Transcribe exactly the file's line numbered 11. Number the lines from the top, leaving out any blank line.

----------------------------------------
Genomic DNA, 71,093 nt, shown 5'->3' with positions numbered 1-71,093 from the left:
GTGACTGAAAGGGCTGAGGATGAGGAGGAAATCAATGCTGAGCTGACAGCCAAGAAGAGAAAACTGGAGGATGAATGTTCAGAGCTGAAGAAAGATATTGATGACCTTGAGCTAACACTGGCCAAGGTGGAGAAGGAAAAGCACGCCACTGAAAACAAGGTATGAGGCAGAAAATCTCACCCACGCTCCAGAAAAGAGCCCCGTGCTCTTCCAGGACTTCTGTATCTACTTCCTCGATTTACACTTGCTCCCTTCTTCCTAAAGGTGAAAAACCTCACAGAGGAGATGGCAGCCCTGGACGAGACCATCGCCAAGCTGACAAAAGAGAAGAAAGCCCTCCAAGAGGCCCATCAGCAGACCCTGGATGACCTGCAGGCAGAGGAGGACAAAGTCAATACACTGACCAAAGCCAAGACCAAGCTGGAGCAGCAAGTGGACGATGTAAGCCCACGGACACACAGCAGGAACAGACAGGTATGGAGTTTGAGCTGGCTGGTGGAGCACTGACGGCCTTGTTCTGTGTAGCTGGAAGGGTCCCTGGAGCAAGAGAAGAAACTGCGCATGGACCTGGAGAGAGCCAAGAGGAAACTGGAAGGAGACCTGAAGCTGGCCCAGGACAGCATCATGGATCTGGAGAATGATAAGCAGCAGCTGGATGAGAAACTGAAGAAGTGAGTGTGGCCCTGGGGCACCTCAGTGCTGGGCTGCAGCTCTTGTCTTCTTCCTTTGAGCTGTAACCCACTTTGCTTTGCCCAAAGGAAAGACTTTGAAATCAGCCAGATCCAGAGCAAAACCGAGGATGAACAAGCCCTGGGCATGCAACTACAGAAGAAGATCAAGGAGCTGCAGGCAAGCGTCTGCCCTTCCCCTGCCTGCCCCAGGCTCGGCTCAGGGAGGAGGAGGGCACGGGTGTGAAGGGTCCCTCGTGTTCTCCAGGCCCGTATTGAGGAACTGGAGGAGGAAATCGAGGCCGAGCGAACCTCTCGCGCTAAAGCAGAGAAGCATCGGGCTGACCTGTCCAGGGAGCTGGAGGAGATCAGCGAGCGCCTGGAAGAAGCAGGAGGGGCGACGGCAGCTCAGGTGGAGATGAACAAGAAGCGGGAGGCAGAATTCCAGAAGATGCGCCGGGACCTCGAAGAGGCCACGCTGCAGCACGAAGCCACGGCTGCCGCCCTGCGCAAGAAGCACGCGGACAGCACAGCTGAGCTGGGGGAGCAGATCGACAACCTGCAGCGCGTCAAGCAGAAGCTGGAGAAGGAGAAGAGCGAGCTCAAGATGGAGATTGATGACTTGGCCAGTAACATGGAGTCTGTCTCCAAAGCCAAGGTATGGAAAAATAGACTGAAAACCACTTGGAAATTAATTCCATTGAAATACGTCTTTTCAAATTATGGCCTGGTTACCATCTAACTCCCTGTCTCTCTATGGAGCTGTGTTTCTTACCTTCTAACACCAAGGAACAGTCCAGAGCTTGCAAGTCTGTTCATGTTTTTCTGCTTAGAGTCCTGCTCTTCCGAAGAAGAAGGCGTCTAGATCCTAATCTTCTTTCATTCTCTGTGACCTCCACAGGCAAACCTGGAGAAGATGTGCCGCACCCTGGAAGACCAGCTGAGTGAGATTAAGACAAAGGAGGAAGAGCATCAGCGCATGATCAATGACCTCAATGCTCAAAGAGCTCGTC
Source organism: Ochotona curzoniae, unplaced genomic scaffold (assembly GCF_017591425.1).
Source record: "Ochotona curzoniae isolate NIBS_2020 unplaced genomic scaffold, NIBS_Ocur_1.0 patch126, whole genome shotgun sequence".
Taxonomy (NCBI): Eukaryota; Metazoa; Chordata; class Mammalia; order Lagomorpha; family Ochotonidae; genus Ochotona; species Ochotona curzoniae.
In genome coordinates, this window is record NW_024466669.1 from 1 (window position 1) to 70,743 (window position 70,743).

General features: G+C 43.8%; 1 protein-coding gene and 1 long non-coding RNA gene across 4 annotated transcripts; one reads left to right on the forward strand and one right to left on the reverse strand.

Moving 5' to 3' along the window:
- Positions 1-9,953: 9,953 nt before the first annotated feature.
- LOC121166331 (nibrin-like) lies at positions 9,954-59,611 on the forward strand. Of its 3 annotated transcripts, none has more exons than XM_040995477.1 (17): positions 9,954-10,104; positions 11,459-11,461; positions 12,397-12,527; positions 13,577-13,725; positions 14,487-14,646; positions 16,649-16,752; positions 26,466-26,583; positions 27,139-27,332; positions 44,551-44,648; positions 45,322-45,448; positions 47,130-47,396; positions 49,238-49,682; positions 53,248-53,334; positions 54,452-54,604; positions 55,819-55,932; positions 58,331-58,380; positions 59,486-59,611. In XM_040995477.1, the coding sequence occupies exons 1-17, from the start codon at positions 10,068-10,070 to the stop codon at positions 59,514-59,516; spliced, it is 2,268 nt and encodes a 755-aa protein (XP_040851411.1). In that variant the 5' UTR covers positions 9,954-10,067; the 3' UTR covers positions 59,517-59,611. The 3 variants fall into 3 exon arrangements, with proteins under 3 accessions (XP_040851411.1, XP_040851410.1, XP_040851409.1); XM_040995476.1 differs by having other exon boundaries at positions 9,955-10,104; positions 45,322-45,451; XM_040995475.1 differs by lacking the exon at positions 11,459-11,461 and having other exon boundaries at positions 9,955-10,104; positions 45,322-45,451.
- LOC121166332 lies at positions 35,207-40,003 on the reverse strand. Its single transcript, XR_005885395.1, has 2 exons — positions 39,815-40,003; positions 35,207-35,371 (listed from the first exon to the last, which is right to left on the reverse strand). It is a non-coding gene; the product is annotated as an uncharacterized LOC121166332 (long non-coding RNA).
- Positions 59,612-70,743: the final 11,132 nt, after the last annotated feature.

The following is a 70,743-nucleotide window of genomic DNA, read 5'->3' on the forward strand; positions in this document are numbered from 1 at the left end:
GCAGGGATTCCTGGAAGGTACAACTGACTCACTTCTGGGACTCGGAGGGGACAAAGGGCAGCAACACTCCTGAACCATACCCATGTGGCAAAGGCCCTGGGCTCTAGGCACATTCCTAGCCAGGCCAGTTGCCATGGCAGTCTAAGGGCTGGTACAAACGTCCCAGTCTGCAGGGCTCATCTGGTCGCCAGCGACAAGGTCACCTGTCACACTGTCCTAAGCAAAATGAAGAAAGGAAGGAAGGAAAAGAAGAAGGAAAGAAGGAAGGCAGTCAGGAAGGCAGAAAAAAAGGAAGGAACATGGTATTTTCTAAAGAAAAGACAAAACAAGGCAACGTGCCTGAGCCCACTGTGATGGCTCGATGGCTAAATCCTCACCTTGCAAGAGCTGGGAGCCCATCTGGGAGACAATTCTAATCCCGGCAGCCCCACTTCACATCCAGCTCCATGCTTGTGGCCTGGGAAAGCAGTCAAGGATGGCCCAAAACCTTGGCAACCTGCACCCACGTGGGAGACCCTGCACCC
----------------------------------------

- LOC121166332 lies at positions 35,207-40,003 on the reverse strand. Its single transcript, XR_005885395.1, has 2 exons — positions 39,815-40,003; positions 35,207-35,371 (listed from the first exon to the last, which is right to left on the reverse strand). It is a non-coding gene; the product is annotated as an uncharacterized LOC121166332 (long non-coding RNA).